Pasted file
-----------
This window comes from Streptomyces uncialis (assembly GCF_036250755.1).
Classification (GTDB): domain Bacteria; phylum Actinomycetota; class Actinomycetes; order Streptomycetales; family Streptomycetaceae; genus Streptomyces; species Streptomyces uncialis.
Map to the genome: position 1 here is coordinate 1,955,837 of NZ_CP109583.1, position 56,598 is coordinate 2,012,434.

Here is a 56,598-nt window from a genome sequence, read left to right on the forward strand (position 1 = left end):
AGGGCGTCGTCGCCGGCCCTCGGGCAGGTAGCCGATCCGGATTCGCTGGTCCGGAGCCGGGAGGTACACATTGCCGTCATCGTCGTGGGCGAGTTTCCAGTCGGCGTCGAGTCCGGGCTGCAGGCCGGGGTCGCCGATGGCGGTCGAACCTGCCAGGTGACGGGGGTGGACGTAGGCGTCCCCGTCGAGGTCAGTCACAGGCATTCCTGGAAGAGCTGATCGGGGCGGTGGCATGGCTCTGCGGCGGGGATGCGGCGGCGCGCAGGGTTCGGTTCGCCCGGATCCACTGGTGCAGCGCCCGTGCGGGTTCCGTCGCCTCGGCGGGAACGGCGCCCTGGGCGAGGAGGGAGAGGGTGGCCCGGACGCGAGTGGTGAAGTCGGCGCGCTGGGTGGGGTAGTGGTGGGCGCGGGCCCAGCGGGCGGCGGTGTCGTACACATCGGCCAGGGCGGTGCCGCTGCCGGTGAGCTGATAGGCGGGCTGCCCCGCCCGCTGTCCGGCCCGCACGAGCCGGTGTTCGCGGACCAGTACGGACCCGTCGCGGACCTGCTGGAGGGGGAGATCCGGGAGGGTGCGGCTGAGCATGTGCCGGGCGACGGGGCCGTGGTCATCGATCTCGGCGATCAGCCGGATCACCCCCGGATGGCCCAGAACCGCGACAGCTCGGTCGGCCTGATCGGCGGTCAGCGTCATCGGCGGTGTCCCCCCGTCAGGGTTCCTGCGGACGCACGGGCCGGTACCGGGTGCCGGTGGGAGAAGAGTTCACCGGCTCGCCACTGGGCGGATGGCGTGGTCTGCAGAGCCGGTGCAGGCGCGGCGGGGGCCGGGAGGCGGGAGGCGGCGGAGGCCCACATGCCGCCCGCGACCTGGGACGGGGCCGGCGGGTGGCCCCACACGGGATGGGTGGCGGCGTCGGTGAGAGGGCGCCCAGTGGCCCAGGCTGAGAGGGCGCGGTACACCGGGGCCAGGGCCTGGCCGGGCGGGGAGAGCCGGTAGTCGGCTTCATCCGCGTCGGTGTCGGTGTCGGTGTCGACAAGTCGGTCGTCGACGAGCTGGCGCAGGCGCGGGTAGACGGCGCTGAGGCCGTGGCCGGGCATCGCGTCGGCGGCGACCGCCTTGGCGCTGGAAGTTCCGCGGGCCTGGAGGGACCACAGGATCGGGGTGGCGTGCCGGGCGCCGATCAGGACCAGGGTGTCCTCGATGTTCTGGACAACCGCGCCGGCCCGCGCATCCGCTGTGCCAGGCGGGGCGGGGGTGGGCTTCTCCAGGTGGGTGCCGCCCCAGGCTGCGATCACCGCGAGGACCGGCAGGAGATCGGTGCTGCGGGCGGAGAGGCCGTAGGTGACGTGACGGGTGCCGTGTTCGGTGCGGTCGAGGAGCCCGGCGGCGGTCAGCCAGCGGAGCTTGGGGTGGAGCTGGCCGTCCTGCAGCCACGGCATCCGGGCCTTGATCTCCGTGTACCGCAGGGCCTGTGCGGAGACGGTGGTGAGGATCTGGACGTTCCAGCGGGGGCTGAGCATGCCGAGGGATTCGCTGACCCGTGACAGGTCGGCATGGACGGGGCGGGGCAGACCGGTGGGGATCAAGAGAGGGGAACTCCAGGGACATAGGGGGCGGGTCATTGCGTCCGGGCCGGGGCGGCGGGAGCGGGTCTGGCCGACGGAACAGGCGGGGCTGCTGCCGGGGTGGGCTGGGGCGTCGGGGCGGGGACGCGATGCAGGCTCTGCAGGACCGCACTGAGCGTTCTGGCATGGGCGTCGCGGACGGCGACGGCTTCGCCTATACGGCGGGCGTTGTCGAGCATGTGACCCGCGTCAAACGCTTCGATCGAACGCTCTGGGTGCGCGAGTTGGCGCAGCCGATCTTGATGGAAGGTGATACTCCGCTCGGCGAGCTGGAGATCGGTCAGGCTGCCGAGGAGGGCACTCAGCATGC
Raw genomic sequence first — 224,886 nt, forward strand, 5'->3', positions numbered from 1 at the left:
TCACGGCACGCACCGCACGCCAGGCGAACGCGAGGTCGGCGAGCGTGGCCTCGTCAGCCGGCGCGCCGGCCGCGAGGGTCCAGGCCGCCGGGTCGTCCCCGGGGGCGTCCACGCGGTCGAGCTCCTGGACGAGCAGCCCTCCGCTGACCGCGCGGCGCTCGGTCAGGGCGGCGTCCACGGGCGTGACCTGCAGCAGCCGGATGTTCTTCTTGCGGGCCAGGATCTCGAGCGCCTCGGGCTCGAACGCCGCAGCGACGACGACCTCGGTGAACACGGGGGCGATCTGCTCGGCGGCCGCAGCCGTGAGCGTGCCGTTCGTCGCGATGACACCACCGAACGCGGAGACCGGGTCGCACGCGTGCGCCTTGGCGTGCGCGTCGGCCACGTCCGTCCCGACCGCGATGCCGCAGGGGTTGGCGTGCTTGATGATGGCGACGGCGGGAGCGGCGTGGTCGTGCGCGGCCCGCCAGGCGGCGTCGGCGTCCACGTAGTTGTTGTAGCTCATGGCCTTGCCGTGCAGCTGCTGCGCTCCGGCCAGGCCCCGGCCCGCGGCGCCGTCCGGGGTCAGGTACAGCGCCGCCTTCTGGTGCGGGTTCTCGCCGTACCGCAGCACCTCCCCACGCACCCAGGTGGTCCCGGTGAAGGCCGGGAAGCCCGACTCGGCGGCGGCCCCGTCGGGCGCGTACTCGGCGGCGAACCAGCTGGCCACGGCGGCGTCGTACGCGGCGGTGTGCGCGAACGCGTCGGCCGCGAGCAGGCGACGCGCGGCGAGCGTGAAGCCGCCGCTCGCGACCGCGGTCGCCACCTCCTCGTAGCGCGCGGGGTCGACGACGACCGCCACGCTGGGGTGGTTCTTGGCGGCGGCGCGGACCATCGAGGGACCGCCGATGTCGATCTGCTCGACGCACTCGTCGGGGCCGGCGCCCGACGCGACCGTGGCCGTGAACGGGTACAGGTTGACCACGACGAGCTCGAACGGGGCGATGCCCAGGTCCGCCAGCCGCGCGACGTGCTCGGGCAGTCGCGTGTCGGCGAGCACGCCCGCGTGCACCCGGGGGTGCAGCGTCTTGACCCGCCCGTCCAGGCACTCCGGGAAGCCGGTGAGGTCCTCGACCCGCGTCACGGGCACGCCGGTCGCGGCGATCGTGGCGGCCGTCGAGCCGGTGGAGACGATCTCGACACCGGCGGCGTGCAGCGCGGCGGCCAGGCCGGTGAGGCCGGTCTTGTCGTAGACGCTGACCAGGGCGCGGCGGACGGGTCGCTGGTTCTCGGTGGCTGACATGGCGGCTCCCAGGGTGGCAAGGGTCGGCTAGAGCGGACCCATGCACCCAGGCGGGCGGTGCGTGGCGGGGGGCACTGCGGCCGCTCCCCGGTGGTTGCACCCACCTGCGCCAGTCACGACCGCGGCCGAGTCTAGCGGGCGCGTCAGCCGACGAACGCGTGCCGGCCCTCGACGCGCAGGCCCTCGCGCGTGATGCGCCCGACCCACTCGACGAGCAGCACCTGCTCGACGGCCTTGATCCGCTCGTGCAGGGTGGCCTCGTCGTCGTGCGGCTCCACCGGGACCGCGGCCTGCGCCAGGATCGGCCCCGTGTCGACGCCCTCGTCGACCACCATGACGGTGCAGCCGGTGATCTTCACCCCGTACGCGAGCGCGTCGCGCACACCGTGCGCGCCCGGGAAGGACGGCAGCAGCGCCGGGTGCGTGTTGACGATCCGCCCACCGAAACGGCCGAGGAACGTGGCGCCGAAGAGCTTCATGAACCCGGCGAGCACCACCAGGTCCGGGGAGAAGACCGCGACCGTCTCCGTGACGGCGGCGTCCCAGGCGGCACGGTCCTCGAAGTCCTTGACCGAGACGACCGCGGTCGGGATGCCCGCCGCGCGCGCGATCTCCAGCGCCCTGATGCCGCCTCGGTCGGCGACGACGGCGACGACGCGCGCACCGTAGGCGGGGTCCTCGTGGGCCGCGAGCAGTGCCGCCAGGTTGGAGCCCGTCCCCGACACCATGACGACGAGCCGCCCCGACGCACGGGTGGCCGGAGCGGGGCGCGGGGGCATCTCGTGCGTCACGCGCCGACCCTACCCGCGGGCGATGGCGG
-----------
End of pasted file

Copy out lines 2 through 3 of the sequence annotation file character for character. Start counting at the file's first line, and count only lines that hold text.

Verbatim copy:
Classification (GTDB): domain Bacteria; phylum Actinomycetota; class Actinomycetes; order Streptomycetales; family Streptomycetaceae; genus Streptomyces; species Streptomyces uncialis.
Map to the genome: position 1 here is coordinate 1,955,837 of NZ_CP109583.1, position 56,598 is coordinate 2,012,434.